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Old 01-04-12, 01:43 AM   #1
launboy
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Default DIY Air-Source Water HP

The Goal: Heat my hot tub more efficiently than the resistance heat(1350w) does to bring down running cost.

The Plan(for now): Get window air conditioner, remove condensing fan and bend coil downward so it hangs below unit. Put condensing coil in water in place where it will flow through. Eventual plan is to swap condensing coil for some sort of refrigerant-water HX.

The Unit: 8000 BTU Kenmore found on Craigslist for $20.




A test of it's heat-pumping abilities, I put it in the window backwards. Ignore the ghetto sealing job. (all measurements taken with digital IR thermometer with fan on high and after 15 minutes of operation)
Outside temp was 25*F, air exiting unit was -11*F.
Inside temp was 67*F, air leaving unit was 96*F.
Compressor temp settled around 135*F

The coil never got any frost on it in over an hour of running which was a surprise to me, must be really dry out there right now.




*Note* you can see the canister thing referenced below in this picture. The black thing right next to the compressor.

Then when I began disassembling the condenser side for water testing tomorrow I discovered this...

The coil had a nice blanket on to keep it warm. The lack of airflow probably explains the warmer then expected air inside. The clean parts you see are areas I had already pulled it of, it's almost 1/8" thick in some places.

Question, should I be worried about liquid flood-back to the compressor with such a low ambient outdoor temp? There was no frost indoors but the entire line from the evap back to the compressor indoors had thick frost on it right up to the connection on the compressor. The pipe temp at that connection was about 38*F but the temp of the canister looking thing(what is this btw?) just before the connection was about 14*F. The hot gas entering the condensing coil was around 122*F and leaving it about 86*F if that matters.

Will update with progress tomorrow. Comments, concerns and suggestions welcome!

Adam

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Old 01-04-12, 12:50 PM   #2
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You are going about this thing the right way...

Get as much of the crud out of the HX fins as possible, of course.

I would have to say, however, that I have no confidence in being able to re-position the HX into any other useful position without rupturing the system. There was another poster on the 'Manifesto' thread who said it always worked OK for him. So, I just say, "Good luck."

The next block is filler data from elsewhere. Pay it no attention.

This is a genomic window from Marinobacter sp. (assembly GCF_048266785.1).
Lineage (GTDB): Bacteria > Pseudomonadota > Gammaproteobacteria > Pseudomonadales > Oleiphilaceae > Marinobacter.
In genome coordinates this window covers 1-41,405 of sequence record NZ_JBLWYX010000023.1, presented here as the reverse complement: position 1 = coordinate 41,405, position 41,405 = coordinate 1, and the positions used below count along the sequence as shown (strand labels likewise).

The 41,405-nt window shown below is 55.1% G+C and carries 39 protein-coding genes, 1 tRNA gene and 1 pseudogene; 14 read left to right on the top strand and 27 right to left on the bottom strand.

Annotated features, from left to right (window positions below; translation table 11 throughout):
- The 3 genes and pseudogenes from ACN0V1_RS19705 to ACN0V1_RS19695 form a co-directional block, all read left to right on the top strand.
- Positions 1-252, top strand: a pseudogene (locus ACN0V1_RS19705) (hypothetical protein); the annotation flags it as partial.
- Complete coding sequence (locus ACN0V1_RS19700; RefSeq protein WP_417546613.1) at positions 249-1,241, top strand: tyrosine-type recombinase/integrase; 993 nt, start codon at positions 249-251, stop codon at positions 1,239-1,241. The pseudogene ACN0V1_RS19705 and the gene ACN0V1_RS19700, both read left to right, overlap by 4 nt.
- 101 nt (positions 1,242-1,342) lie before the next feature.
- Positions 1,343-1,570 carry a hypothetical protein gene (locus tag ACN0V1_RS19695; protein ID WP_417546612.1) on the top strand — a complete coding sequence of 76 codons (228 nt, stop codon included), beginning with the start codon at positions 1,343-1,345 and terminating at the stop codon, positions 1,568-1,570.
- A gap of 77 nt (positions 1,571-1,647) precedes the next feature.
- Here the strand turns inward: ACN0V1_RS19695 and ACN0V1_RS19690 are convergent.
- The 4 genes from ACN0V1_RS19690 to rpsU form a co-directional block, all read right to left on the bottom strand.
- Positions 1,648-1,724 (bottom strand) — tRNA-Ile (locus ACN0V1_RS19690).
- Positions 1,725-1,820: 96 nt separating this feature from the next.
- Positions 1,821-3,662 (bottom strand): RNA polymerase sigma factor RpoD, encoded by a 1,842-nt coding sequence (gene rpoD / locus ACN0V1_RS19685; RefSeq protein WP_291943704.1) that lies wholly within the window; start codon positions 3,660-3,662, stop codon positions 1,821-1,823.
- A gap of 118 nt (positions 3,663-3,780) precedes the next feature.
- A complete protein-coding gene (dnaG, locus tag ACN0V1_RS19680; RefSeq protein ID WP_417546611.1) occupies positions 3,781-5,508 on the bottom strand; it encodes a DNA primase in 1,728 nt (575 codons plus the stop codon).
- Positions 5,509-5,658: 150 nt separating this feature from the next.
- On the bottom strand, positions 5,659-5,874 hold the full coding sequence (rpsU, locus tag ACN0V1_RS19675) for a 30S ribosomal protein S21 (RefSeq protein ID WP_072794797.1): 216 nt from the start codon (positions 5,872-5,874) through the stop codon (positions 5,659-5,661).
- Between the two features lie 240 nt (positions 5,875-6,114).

In the event that you do spring a leak, here are some things to think about:
  • The heat exchanger that you don't use can be very useful in other projects, that you have not thought of yet, so save it. You will want to prevent debris an bugs from getting inside, so tape up the raw ends.
  • The cap tube (the little copper coil that is inside your AC, that is about the diameter of spaghetti) is already properly sized to your compressor, and your refrigerant... it will also work with R-290, maybe not so good with R-134a. So take care that you don't break or kink it. It is made from a different kind of copper than the rest of the copper tubing, and is not very malleable. If you re-use your cap tube, the length is VERY important, so salvage the cap tube not at the small diameter, but at the larger diameter tube that it is brazed to.
  • When the glorious day comes when you do re-assembly of the parts, do not try to use copper water pipe solder, it will not only fail early, it will make it very difficult to use silver/phosphorous-bronze rod that you should use. You will need to use a MAPP gas or equivalent torch to braze, propane works very poorly, acetylene works great if you have it.

No matter how your project goes, you will gain from your experience... best of luck.

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Old 01-04-12, 01:01 PM   #3
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Is there any reason that the whole unit would not work stood on end? does it rely on gravity and having the the top be the top to work right?
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Old 01-04-12, 03:28 PM   #4
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Thanks AC, I was able to bend the condensing coil on another window unit down below it carefully without rupturing the pipe, it was when I went to bend it back that the pipe kinked at the U and ruptured. As long as I'm very careful and bend all of the pipe a little instead of making one spot take the whole bend I think I'll be okay.